The requirement of deliberate indifference is less stringent in medical needs cases than in other Eighth Amendment contexts because the responsibility to provide inmates with medical care does not generally conflict with competing penological concerns. See McGuckin, 974 F.2d at 1060. Thus, deference need not be given to the judgment of prison officials as to decisions concerning medical needs. See Hunt v. Dental Dep't, 865 F.2d 198, 200 (9th Cir. 1989). The complete denial of medical attention may constitute deliberate indifference. See Toussaint v. McCarthy, 801 F.2d 1080, 1111 (9th Cir. 1986). Delay in providing medical treatment, or interference with medical treatment, may also constitute deliberate indifference. See Lopez, 203 F.3d at 1131. Where delay is alleged, however, the prisoner must also demonstrate that the delay led to further injury. See McGuckin, 974 F.2d at 1060.
The court cannot conclude that plaintiff's allegations that defendant Shchebenko destroyed his medication and refused to allow him medication during his time in the contraband watch cell render it implausible that plaintiff will meet the requirements for proving a violation of his Eighth Amendment rights. See Iqbal, 129 S.Ct. at 1949.
Plaintiff's complaint is sufficient to state a claim against Jones for violation of his Fourth Amendment rights, but not his First Amendment rights, regarding her participation in the ordering of the strip search. It is also sufficient to state a claim for a violation of his Eighth Amendment rights against defendants Muhammad, McCorkle, Easterling, Garcia, Yang, Shchebenko, Elisara, La, Bucad, Salee, Lowery, Newsom and Webster for the denial of toilet facilities, defendants Garcia, Realander, Oseguerra, Webster and Pavich for their conduct during the strip search, and defendant Shchebenko for denial of medication. However, as currently written, the complaint is insufficient to state a claim regarding the conditions of his cell and the conduct of warden Sisto.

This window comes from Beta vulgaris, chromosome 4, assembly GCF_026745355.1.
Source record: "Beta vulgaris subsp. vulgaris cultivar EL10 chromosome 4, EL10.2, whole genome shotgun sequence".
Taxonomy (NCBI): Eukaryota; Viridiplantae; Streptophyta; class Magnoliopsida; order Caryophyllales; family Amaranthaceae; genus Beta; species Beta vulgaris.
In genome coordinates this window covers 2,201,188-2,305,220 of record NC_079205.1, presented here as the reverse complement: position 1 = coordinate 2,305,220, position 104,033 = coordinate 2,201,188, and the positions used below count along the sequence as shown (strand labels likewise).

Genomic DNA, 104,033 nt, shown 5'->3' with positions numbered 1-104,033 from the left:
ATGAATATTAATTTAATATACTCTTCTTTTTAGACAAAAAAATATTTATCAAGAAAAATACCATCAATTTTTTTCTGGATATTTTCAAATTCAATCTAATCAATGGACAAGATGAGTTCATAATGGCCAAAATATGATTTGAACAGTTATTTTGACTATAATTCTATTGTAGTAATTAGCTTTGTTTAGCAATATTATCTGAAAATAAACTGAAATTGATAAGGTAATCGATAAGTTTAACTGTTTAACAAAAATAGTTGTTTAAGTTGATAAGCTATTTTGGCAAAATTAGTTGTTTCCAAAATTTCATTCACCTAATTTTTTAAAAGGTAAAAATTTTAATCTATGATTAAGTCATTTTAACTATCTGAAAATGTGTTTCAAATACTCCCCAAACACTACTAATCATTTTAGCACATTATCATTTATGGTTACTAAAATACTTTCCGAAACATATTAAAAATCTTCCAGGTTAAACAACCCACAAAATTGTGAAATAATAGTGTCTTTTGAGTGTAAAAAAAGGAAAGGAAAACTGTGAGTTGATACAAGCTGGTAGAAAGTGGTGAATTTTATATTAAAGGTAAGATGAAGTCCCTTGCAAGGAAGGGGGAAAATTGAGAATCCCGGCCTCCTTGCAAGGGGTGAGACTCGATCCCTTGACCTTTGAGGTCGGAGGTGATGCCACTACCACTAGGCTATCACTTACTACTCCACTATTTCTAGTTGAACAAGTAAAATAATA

Because it is possible that the deficiencies identified in this order may be cured by amending the complaint, plaintiff is entitled to leave to amend. See Lopez v. Smith, 203 F.3d 1122, 1126, 1131 (9th Cir. 2000) (en banc). Plaintiff is informed that, as a general rule, an amended complaint supersedes the original complaint. See Ferdik v. Bonzelet, 963 F.2d 1258, 1262 (9th Cir. 1992). Therefore, if plaintiff amends the complaint, the court cannot refer to the prior pleading in order to make plaintiff's amended complaint complete. See Local Rule 15-220. An amended complaint must be complete in itself without reference to any prior pleading. See id.
If plaintiff chooses to amend the complaint, plaintiff must demonstrate how the conditions complained of have resulted in a deprivation of plaintiff's constitutional rights. See Ellis v. Cassidy, 625 F.2d 227 (9th Cir. 1980). The complaint must allege in specific terms how each named defendant is involved, and must set forth some affirmative link or connection between each defendant's actions and the claimed deprivation. See May v. Enomoto, 633 F.2d 164, 167 (9th Cir. 1980); Johnson v. Duffy, 588 F.2d 740, 743 (9th Cir. 1978).
However, Plaintiff need not file an amended complaint in order to proceed in this action. Because the complaint appears to otherwise state cognizable claims, if no amended complaint is filed within the time allowed therefor, the court will issue findings and recommendations that the claims identified herein as defective be dismissed, as well as such further orders as are necessary for service of process as to the cognizable claims.
Accordingly, IT IS HEREBY ORDERED that:
1. Plaintiff may file an amended complaint within 30 days of the date of service of this order; and
2. The Clerk of the Court is directed to add the following individuals as defendants on the docket: Lowery, Newsom, and E. Webster.